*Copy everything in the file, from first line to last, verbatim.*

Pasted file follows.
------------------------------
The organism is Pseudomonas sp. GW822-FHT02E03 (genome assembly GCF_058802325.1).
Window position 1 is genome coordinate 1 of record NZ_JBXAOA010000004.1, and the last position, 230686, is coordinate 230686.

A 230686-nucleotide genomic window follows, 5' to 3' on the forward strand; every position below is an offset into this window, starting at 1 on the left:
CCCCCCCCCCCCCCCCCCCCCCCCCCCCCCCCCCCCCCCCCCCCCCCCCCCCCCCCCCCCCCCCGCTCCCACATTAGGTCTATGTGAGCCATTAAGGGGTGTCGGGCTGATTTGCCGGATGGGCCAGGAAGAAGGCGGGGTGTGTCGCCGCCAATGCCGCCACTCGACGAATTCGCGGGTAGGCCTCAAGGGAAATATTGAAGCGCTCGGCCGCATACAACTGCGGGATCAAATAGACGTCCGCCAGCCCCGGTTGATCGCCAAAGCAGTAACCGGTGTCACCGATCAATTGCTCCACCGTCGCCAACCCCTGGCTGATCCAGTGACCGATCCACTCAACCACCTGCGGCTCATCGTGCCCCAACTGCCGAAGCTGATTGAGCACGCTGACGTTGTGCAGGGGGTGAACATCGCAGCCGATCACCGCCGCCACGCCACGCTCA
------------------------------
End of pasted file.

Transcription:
The organism is Pseudomonas sp. GW822-FHT02E03 (genome assembly GCF_058802325.1).
Window position 1 is genome coordinate 1 of record NZ_JBXAOA010000004.1, and the last position, 230686, is coordinate 230686.

A 230686-nucleotide genomic window follows, 5' to 3' on the forward strand; every position below is an offset into this window, starting at 1 on the left:
CCCCCCCCCCCCCCCCCCCCCCCCCCCCCCCCCCCCCCCCCCCCCCCCCCCCCCCCCCCCCCCCGCTCCCACATTAGGTCTATGTGAGCCATTAAGGGGTGTCGGGCTGATTTGCCGGATGGGCCAGGAAGAAGGCGGGGTGTGTCGCCGCCAATGCCGCCACTCGACGAATTCGCGGGTAGGCCTCAAGGGAAATATTGAAGCGCTCGGCCGCATACAACTGCGGGATCAAATAGACGTCCGCCAGCCCCGGTTGATCGCCAAAGCAGTAACCGGTGTCACCGATCAATTGCTCCACCGTCGCCAACCCCTGGCTGATCCAGTGACCGATCCACTCAACCACCTGCGGCTCATCGTGCCCCAACTGCCGAAGCTGATTGAGCACGCTGACGTTGTGCAGGGGGTGAACATCGCAGCCGATCACCGCCGCCACGCCACGCTCA